|Texts and Contexts|
This afternoon I’m going to focus on the 1864 diary of the nineteenth-century American poet John Reuben Thompson, as well as on the geographic and historic contexts of that diary.1 I first encountered John Reuben Thompson while doing research for a book on the American Civil War, in which he played a remarkable, though largely forgotten, literary role. Thompson was born in Richmond, Virginia, in 1823, and he subsequently graduated from the University of Virginia with a degree in chemistry in 1842 and a law degree in 1845. He’s remembered today, if he’s remembered at all, primarily as a minor southern poet and, as of 1847, as the twenty-four-year-old owner and editor of the Southern Literary Messenger, the leading literary journal of the southern United States during a thirty year period from 1834-1864. Several years earlier, Edgar Allan Poe had contributed regularly to the Messenger, becoming editor in 1835 and making the journal famous. Those familiar with the reception history of Harriet Beecher Stowe’s Uncle Tom’s Cabin (1852) may recognize Thompson as the author of the unequivocally negative review of that novel, printed in the Messenger under the title “The Southern View of ‘Uncle Tom’s Cabin’.”
But John Reuben Thompson’s reputation as man of letters wasn’t confined to Richmond or to the North American side of the Atlantic. In 1853 he met William Thackeray, who was touring the States on his first visit and who came to Richmond at Thompson’s request. Thackeray and Thompson took to each other immediately, with their friendship giving Thompson one more reason to visit Europe the following year. It was during this 1854 trip, undertaken primarily as a long rest from work at the Messenger, that Thompson saw London for the first time, and it was in London that several years later he kept the diary, now housed in Special Collections here at UVA.
But first a quick digression. Upon returning to the United States from his 1854 trip, Thompson wrote a book about his travels, entitled Across the Atlantic; or, Sketches of English and Continental Travel, which carries the date 1857 on its title page. The second chapter of this book is entitled “Leaves from London,” and readers of this fourteen-page chapter will recognize it immediately as a fairly conventional specimen of nineteenth-century Anglo-American travel literature, one written no doubt with Charles Dickens’s 1842 contribution to the genre, American Notes for General Circulation, in mind.2 The tone is light, chatty, witty, and urbane, or at least as urbane as a well-educated American could sound on his first trip abroad. Thompson’s picture of London opens with descriptions of rail travel from Liverpool in which the tourist predominates, employing a vocabulary that rarely rises above words such as “wonderful,” “delightful,” “lively.” He also indulges in a little transatlantic rivalry and nationalistic bragging, commenting that “Nothing but a most absurd prejudice against novelties, especially such as come from the United States, can have operated to prevent the introduction of our cars, so superior in all respects to the preposterous old coach bodies that are still used upon the English lines.” In passages such as this one, it’s hard not to hear a response to the negative aspects of Dickens’s representation of America (Dickens stopped in Richmond during his 1842 trip), and Thompson sounds like someone with a score to settle when he fires off this linguistic comparison between Britain and the United States: “Much has been said by tourists, of slang in the United States. I feel no desire, certainly, to say anything en revanche, but it is not extravagant in me to declare that I heard more slang on my return from Epsom than I ever heard before in all my life.”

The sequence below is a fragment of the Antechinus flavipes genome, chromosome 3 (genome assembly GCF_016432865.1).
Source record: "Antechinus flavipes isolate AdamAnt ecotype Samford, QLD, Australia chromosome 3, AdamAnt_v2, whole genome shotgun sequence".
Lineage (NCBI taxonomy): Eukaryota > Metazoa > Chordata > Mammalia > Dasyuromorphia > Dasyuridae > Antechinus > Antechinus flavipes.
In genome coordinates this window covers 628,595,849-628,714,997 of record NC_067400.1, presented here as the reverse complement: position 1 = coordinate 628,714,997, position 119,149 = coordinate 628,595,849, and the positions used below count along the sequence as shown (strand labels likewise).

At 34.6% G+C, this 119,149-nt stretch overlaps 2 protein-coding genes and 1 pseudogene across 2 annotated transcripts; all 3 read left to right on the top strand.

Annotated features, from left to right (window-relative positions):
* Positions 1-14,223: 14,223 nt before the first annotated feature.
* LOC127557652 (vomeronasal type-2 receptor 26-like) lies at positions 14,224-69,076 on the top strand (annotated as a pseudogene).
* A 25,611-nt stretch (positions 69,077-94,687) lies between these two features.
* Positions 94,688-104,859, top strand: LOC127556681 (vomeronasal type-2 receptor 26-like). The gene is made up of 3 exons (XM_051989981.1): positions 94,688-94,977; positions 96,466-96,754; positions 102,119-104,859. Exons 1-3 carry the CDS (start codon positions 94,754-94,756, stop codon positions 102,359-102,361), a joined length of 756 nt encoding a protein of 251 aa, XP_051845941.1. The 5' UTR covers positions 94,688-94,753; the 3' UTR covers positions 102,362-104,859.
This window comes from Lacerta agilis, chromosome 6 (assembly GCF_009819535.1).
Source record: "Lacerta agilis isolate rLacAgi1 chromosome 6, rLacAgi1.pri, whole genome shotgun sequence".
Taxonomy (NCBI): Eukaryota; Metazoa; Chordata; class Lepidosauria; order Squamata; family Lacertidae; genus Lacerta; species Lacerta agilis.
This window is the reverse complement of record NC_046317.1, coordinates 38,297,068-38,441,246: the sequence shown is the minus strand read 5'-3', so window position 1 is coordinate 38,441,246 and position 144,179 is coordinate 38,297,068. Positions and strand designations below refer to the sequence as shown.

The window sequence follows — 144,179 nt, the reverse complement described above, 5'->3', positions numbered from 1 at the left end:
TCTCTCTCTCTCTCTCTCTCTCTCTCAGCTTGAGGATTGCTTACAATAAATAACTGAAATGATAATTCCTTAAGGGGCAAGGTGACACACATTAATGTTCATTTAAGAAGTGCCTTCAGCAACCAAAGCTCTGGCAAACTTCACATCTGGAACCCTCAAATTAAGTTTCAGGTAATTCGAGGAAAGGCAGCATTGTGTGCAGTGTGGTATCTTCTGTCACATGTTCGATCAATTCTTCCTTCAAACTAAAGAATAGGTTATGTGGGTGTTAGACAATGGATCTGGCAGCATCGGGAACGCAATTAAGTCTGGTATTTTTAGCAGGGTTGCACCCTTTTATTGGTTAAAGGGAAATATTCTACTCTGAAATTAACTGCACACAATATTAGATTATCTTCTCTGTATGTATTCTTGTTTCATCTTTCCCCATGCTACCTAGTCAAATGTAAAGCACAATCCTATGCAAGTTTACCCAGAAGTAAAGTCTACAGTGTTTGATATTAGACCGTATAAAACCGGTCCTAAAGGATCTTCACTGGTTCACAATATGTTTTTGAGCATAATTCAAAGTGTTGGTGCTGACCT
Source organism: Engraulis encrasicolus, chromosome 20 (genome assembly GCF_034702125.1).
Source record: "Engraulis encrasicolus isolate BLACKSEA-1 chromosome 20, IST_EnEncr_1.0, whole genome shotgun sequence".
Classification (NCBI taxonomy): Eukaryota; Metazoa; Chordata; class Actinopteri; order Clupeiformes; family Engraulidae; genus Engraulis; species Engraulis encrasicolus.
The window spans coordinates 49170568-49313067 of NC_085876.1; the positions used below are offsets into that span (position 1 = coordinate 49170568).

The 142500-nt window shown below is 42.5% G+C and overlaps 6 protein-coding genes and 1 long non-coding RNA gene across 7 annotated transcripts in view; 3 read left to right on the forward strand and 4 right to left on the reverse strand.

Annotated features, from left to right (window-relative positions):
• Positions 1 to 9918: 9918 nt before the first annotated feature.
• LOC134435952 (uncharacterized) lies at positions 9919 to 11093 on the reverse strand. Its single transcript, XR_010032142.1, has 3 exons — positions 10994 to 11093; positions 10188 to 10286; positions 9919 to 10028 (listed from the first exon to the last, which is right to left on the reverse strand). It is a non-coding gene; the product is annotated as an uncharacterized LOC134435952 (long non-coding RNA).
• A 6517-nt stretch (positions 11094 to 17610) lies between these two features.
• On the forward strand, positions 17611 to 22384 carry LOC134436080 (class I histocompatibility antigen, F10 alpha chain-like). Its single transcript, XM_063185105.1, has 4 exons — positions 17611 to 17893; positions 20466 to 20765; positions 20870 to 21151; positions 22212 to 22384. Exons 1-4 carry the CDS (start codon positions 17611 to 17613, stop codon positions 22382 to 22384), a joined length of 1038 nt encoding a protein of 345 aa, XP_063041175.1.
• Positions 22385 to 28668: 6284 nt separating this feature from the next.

I’ve made this small introductory digression about Across the Atlantic in order to set the stage for the diary.3 Thompson’s earlier foray into travel writing provides a startling and instructive contrast to his representation of London in 1864, for when he returns in that year, ten years after his first trip, he comes not as a chatty tourist but as a man with a different and much more serious mission.
Between 1854 and 1864 North America erupted in war. Among the many aspects of that war that continue to haunt and obsess me is the complicated and ambivalent role played in it by Britain. There’s a lot more to say on this subject than I have time for, so I’ll abbreviate by quoting a single sentence published in the London Times in 1862, the second year of the war: “The Civil War in the United States affects our people more generally even than the Indian Mutiny.”4
In that same year, 1862, a man named Henry Hotze began publishing a Confederate propaganda newspaper in London. The paper was called the Index, it had its office at 13 Bouverie Street (on the other side of Fleet Street from Dr. Johnson’s Gough Square), and it existed for one and only one purpose: to persuade Britain to recognize the Confederate States of America as an independent nation and to intervene in the war on behalf of the South. Beginning with the May 12, 1864, issue, the weekly newspaper, which consisted of sixteen pages and cost sixpence, published this self-description on its masthead: “The Index was established in May 1862, in the darkest hour of Confederate fortunes, by earnest friends of Southern Independence, with the distinctly expressed object of being the representative, in English journalism, of a gallant and struggling people appealing to the world not only for political, but still more for moral recognition. . . . The chief and almost the sole difficulty has been, and is still, the callous indifference of the British Government on the one hand, and, on the other, the perplexity to the European mind, of the unsolved and unprecedented problems involved in the management and education of four millions of the African race, intermingled with a population of the highest Caucasian type. . . . The Index does not claim to be neutral, but it claims to be independent in the highest sense of that word.”